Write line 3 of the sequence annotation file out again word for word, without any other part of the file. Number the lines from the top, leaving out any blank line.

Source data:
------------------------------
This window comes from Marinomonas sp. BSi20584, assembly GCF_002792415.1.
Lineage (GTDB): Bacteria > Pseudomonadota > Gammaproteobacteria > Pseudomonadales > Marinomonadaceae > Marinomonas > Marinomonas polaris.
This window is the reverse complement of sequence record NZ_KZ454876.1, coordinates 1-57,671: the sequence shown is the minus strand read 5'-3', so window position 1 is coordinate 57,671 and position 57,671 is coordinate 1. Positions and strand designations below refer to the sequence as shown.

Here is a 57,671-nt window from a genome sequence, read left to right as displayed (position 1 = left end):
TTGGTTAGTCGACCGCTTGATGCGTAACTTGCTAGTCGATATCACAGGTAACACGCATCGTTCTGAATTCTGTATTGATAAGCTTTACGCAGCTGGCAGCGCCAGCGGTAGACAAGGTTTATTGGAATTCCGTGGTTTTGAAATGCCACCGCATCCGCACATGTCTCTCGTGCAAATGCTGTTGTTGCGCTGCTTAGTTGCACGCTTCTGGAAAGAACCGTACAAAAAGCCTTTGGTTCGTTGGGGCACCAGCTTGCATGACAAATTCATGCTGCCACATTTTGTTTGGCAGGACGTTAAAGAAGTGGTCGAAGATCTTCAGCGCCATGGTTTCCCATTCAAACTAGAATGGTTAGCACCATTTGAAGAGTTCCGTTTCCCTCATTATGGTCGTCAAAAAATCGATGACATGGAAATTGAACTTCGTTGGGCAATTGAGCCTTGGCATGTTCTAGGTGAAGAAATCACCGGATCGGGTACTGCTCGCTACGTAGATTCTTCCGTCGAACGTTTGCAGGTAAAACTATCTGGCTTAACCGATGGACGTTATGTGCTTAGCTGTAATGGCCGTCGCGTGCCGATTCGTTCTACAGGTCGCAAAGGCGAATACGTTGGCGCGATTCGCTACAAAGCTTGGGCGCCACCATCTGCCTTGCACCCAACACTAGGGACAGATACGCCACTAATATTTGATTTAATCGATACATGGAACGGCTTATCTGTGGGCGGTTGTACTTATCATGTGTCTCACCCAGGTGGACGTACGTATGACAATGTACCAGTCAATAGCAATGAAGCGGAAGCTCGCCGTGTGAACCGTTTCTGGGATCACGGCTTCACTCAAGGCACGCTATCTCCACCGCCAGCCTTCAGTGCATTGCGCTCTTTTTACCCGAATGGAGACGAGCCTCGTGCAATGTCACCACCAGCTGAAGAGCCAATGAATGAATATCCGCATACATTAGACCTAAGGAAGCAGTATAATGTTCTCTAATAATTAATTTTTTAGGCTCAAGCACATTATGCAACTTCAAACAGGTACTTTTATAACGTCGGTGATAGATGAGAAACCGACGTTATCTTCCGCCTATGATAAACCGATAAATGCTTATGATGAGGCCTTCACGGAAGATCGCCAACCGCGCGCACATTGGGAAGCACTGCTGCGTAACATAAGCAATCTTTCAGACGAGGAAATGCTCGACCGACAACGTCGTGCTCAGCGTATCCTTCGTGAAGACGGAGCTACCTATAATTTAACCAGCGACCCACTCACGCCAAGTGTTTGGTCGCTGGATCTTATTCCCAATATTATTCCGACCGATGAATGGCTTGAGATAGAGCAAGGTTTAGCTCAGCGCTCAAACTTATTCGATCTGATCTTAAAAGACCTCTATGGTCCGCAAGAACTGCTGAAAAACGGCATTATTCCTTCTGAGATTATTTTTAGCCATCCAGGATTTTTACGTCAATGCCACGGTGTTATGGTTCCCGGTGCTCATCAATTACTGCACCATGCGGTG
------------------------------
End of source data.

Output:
This window is the reverse complement of sequence record NZ_KZ454876.1, coordinates 1-57,671: the sequence shown is the minus strand read 5'-3', so window position 1 is coordinate 57,671 and position 57,671 is coordinate 1. Positions and strand designations below refer to the sequence as shown.